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Who is in federal prison for drug-related offenses?


The inequities of the U.S. prison system have increasing become a subject of discussion among lawmakers and other power-players in Washington, D.C. -- particularly when it comes to the number of people in federal and state prisons for drug crimes. The so-called "War on Drugs" is in part responsible for increasing the number of people in federal prisons by almost 800 percent between 1980 and 2012.

The Department of Justice has been working to give judges more discretion in sentencing convicted drug offenders. Meanwhile, members of Congress, in some rare bipartisan cooperation, have set their sights on doing away with some mandatory minimum sentences that have contributed to the burgeoning number of inmates in federal prisons.

A study by the Urban Institute provides insight into exactly who is in our federal prisons for drug-related crimes and, specifically, what drugs were involved. The study was based on 1994 to 2012 data from the U.S. Sentencing Commission and 2012 data from the Federal Bureau of Prisons. The number of people in federal prisons has been dropping and is expected to continue to. However, these numbers are still telling.

According to the research, more than half (93,000) of the almost 200,000 people in federal prisons are there for drug-related offenses. Nearly all of those involve trafficking. The drug involved in over half of these crimes was cocaine (crack and powder). The next most common drug was methamphetamines, followed by marijuana.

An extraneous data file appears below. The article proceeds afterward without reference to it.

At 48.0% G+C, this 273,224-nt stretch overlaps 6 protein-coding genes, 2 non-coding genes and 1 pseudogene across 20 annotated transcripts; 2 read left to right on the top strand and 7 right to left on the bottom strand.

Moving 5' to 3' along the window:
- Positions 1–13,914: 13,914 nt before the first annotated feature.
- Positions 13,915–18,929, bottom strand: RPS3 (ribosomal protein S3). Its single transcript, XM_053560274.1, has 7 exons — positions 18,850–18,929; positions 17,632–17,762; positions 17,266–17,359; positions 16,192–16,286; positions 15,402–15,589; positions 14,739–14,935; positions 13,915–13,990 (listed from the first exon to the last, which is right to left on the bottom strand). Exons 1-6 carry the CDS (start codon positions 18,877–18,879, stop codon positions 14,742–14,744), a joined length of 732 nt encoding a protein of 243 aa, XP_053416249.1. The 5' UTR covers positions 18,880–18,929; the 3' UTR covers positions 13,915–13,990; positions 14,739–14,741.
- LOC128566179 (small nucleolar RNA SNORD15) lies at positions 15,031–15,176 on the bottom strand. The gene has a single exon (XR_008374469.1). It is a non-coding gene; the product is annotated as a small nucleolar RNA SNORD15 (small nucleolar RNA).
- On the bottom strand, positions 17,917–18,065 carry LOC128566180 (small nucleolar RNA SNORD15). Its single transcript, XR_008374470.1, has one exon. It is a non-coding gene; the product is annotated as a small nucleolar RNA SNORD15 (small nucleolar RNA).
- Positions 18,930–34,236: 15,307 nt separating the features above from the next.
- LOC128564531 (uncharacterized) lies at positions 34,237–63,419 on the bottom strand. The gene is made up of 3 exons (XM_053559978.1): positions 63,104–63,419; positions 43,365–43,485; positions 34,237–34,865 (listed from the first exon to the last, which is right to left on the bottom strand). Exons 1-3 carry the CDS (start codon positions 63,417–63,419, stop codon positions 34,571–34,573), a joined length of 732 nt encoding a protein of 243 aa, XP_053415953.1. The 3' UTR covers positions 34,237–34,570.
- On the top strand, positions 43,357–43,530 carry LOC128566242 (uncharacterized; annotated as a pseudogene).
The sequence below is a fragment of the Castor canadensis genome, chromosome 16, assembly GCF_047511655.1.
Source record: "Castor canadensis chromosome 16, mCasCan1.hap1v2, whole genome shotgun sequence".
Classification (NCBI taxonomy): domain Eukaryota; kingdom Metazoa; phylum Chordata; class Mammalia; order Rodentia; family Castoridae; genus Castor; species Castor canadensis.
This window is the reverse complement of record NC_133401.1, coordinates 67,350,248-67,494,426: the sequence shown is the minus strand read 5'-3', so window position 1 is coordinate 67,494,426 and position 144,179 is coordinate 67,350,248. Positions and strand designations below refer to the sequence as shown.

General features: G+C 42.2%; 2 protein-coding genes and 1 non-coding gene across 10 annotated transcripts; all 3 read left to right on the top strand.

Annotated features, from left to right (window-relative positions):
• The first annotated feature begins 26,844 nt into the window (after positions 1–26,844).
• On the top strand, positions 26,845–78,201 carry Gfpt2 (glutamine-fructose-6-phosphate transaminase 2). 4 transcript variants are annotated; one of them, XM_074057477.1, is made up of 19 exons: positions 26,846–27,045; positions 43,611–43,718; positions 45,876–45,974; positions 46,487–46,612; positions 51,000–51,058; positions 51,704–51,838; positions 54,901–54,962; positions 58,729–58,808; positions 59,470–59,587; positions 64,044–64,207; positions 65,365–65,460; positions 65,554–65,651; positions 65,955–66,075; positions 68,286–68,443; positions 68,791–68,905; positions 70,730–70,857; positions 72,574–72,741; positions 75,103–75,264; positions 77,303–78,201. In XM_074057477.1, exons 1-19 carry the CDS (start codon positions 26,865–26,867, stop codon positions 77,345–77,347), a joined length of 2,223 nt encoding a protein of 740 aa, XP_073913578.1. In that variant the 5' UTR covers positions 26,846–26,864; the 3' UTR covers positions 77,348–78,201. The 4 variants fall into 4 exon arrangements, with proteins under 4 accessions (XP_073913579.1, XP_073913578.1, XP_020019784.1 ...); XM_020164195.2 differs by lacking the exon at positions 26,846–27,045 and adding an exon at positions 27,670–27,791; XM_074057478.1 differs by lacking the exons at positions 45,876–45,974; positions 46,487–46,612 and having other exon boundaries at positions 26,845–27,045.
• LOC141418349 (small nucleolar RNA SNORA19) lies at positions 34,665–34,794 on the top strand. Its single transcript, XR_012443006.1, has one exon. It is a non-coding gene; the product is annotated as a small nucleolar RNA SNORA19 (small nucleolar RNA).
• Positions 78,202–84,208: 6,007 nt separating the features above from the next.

The vast majority of those in federal prison for drug offenses are men. Over three quarters are non-white. Nearly one quarter aren't U.S. citizens.

When the type of drug involved in the crime is looked at by demographic group, the differences are also significant. Some 88 percent of African-Americans were locked up for crack cocaine offenses. Whites were predominantly convicted for crimes involving methamphetamines, MDMA and prescription drugs. Interestingly, over a third of those in federal prison for drug offenses had not been in prison before and had "minimal criminal history."

Despite the efforts being made to minimize the number of people in our prisons for drug crimes, particularly for non-violent offenders, law enforcement agencies and prosecutors take these crimes seriously -- particularly when it comes to sale and trafficking. The ramifications of a conviction can be severe. Connecticut criminal defense attorneys can help ensure that your rights are protected and provide guidance as you go through the judicial system.

Source: Time, "A Look At Who Is Behind Bars for Drug Crimes," Maya Rhodan, accessed March 28, 2016